16. The device for treating evaporated fuel according to claim 10, wherein the canister is provided with an atmosphere communication layer at which an adsorbing agent is in fluid communication with the atmosphere, and the canister is disposed in an orientation in which this atmosphere communication layer is at an upper side.
17. The device for treating evaporated fuel according to claim 7, further comprising a cooling fan that blows air toward the rechargeable battery and cools the rechargeable battery,
wherein the canister is disposed at a downstream side of the rechargeable battery in a direction of air-blowing from the cooling fan.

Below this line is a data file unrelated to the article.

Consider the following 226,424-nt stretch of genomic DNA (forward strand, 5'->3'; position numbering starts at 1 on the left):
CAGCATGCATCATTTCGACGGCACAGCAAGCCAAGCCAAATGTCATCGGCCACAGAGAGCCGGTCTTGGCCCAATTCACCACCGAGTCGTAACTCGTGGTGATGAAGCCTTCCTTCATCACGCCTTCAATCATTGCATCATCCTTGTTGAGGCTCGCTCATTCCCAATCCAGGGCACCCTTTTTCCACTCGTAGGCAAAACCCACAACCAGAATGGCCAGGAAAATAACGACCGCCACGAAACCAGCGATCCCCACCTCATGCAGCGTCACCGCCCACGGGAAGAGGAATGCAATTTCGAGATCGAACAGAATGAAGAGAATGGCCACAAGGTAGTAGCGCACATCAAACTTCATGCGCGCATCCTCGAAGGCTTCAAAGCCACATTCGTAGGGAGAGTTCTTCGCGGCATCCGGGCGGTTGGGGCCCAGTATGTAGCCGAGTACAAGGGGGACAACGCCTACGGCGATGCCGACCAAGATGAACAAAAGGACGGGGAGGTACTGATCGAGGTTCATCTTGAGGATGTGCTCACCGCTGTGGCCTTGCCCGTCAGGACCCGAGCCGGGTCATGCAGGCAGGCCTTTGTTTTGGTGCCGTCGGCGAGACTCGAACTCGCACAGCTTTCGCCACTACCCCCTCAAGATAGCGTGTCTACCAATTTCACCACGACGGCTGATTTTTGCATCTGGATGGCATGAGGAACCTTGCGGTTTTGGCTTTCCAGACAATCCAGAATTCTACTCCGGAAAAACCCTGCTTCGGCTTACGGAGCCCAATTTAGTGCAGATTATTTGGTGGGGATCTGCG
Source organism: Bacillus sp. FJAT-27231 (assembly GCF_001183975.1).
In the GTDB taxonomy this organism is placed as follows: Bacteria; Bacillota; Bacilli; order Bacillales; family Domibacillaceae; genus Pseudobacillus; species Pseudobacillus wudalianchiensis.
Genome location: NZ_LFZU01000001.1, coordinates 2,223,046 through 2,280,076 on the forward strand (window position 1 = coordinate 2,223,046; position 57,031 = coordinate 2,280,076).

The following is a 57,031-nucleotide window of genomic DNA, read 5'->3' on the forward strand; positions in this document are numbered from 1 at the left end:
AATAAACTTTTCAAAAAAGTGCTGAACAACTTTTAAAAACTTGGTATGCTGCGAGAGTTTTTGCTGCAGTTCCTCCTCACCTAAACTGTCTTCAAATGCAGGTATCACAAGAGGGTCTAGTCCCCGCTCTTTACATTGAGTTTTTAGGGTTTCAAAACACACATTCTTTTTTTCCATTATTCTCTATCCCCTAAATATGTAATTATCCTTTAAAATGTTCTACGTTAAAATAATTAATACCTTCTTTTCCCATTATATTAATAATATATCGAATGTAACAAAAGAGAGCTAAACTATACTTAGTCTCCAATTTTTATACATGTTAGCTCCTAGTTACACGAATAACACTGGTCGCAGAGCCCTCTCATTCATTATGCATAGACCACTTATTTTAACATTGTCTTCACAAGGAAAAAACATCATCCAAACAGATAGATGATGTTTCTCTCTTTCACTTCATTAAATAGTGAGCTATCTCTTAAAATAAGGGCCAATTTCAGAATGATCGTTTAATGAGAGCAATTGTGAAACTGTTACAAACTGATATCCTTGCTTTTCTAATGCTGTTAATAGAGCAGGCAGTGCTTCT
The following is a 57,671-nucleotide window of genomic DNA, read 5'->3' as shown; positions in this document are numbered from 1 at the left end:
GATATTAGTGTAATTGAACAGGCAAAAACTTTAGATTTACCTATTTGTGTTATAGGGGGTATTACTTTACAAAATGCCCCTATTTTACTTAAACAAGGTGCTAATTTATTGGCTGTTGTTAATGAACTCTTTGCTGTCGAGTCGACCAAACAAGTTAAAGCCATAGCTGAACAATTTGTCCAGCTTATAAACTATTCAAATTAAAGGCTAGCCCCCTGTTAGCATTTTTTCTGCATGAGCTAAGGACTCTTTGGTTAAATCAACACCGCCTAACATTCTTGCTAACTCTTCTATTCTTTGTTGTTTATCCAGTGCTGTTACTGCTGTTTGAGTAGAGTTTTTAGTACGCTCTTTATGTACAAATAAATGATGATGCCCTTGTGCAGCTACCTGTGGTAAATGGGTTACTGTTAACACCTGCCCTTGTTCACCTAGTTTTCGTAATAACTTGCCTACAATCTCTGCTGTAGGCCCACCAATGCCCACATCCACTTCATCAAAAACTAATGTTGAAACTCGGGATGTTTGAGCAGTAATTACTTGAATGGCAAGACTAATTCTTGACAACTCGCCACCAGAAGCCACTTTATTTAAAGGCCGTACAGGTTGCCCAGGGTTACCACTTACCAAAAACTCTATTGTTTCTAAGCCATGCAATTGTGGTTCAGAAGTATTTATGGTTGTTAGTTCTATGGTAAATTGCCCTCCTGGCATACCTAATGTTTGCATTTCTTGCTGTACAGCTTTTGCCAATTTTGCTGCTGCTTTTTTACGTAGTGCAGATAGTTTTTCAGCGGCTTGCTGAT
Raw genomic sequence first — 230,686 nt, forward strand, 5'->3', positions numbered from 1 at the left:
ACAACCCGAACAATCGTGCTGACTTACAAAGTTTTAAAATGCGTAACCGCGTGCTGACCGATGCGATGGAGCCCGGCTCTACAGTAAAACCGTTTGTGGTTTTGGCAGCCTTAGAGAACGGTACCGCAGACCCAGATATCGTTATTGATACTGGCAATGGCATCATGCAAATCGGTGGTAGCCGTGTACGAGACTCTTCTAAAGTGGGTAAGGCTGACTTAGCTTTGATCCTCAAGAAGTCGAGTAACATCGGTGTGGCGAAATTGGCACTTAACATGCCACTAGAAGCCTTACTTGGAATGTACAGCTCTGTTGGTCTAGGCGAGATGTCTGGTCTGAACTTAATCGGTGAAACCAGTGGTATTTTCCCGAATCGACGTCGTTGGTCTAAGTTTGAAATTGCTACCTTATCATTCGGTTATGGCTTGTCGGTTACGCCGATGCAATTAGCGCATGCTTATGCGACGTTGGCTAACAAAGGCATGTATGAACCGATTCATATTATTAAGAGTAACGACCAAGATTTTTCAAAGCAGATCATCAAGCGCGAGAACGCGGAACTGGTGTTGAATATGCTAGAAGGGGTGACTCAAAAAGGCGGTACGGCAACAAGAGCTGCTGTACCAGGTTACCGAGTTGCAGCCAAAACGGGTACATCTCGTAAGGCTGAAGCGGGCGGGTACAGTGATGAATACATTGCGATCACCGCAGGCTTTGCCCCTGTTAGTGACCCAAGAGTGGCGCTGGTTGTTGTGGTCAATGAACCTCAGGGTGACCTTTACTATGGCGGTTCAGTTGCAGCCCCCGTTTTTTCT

18. The device for treating evaporated fuel according to claim 7, wherein the canister is provided with an atmosphere communication layer at which an adsorbing agent is in fluid communication with the atmosphere, and the canister is disposed in an orientation in which this atmosphere communication layer is at an upper side.
US13/201,560 2009-02-16 2009-02-16 Device for treating evaporated fuel Active 2031-01-29 US8887695B2 (en)

Priority Applications (1)

Application Number Priority Date Filing Date Title
PCT/JP2009/052540 WO2010092690A1 (en) 2009-02-16 2009-02-16 Device for treating evaporated fuel

Publications (2)

Publication Number Publication Date
US20110297127A1 US20110297127A1 (en) 2011-12-08
US8887695B2 true US8887695B2 (en) 2014-11-18

Family

ID=42561542

Family Applications (1)

Application Number Title Priority Date Filing Date